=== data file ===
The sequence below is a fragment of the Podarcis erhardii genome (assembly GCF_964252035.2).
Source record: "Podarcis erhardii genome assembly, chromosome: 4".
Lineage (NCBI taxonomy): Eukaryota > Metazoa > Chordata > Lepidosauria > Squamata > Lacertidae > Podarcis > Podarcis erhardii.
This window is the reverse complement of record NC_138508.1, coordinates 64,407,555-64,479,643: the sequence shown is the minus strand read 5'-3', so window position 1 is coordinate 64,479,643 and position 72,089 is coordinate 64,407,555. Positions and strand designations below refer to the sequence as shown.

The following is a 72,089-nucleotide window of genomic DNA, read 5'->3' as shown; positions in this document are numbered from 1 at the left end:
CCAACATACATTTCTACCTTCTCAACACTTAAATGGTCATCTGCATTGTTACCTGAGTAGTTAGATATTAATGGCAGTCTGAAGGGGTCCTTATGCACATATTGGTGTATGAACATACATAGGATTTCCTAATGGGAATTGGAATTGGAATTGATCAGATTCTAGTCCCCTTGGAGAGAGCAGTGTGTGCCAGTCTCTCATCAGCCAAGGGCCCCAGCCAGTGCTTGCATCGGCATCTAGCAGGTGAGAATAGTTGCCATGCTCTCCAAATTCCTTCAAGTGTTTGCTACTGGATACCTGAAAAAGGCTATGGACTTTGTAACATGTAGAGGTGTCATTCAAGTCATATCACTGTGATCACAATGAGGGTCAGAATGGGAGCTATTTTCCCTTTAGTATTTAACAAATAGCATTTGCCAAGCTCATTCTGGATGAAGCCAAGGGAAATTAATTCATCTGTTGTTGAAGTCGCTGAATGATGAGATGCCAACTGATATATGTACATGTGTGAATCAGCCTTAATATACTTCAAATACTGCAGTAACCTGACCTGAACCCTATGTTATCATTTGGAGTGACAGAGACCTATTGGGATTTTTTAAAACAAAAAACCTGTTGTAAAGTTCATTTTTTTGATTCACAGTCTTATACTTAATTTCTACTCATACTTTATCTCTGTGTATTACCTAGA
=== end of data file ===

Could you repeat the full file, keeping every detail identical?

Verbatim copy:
The sequence below is a fragment of the Podarcis erhardii genome (assembly GCF_964252035.2).
Source record: "Podarcis erhardii genome assembly, chromosome: 4".
Lineage (NCBI taxonomy): Eukaryota > Metazoa > Chordata > Lepidosauria > Squamata > Lacertidae > Podarcis > Podarcis erhardii.
This window is the reverse complement of record NC_138508.1, coordinates 64,407,555-64,479,643: the sequence shown is the minus strand read 5'-3', so window position 1 is coordinate 64,479,643 and position 72,089 is coordinate 64,407,555. Positions and strand designations below refer to the sequence as shown.

The following is a 72,089-nucleotide window of genomic DNA, read 5'->3' as shown; positions in this document are numbered from 1 at the left end:
CCAACATACATTTCTACCTTCTCAACACTTAAATGGTCATCTGCATTGTTACCTGAGTAGTTAGATATTAATGGCAGTCTGAAGGGGTCCTTATGCACATATTGGTGTATGAACATACATAGGATTTCCTAATGGGAATTGGAATTGGAATTGATCAGATTCTAGTCCCCTTGGAGAGAGCAGTGTGTGCCAGTCTCTCATCAGCCAAGGGCCCCAGCCAGTGCTTGCATCGGCATCTAGCAGGTGAGAATAGTTGCCATGCTCTCCAAATTCCTTCAAGTGTTTGCTACTGGATACCTGAAAAAGGCTATGGACTTTGTAACATGTAGAGGTGTCATTCAAGTCATATCACTGTGATCACAATGAGGGTCAGAATGGGAGCTATTTTCCCTTTAGTATTTAACAAATAGCATTTGCCAAGCTCATTCTGGATGAAGCCAAGGGAAATTAATTCATCTGTTGTTGAAGTCGCTGAATGATGAGATGCCAACTGATATATGTACATGTGTGAATCAGCCTTAATATACTTCAAATACTGCAGTAACCTGACCTGAACCCTATGTTATCATTTGGAGTGACAGAGACCTATTGGGATTTTTTAAAACAAAAAACCTGTTGTAAAGTTCATTTTTTTGATTCACAGTCTTATACTTAATTTCTACTCATACTTTATCTCTGTGTATTACCTAGA